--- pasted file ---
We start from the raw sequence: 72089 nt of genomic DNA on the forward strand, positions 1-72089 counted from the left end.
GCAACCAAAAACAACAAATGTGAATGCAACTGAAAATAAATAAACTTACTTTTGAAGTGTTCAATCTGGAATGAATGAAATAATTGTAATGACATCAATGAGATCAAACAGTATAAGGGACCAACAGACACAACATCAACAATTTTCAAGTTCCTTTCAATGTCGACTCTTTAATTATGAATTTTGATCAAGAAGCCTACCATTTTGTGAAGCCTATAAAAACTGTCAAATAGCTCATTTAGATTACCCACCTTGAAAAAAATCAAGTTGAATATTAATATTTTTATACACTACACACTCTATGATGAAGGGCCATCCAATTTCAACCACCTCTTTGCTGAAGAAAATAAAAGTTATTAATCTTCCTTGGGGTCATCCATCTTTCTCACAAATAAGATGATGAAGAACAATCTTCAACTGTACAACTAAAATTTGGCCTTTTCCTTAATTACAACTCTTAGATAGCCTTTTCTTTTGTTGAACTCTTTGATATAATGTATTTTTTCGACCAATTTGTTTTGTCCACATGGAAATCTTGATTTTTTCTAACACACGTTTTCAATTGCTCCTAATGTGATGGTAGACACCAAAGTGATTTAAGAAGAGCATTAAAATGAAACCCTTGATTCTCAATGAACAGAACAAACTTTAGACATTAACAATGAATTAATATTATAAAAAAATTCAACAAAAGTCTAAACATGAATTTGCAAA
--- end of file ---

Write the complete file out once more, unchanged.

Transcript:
We start from the raw sequence: 72089 nt of genomic DNA on the forward strand, positions 1-72089 counted from the left end.
GCAACCAAAAACAACAAATGTGAATGCAACTGAAAATAAATAAACTTACTTTTGAAGTGTTCAATCTGGAATGAATGAAATAATTGTAATGACATCAATGAGATCAAACAGTATAAGGGACCAACAGACACAACATCAACAATTTTCAAGTTCCTTTCAATGTCGACTCTTTAATTATGAATTTTGATCAAGAAGCCTACCATTTTGTGAAGCCTATAAAAACTGTCAAATAGCTCATTTAGATTACCCACCTTGAAAAAAATCAAGTTGAATATTAATATTTTTATACACTACACACTCTATGATGAAGGGCCATCCAATTTCAACCACCTCTTTGCTGAAGAAAATAAAAGTTATTAATCTTCCTTGGGGTCATCCATCTTTCTCACAAATAAGATGATGAAGAACAATCTTCAACTGTACAACTAAAATTTGGCCTTTTCCTTAATTACAACTCTTAGATAGCCTTTTCTTTTGTTGAACTCTTTGATATAATGTATTTTTTCGACCAATTTGTTTTGTCCACATGGAAATCTTGATTTTTTCTAACACACGTTTTCAATTGCTCCTAATGTGATGGTAGACACCAAAGTGATTTAAGAAGAGCATTAAAATGAAACCCTTGATTCTCAATGAACAGAACAAACTTTAGACATTAACAATGAATTAATATTATAAAAAAATTCAACAAAAGTCTAAACATGAATTTGCAAA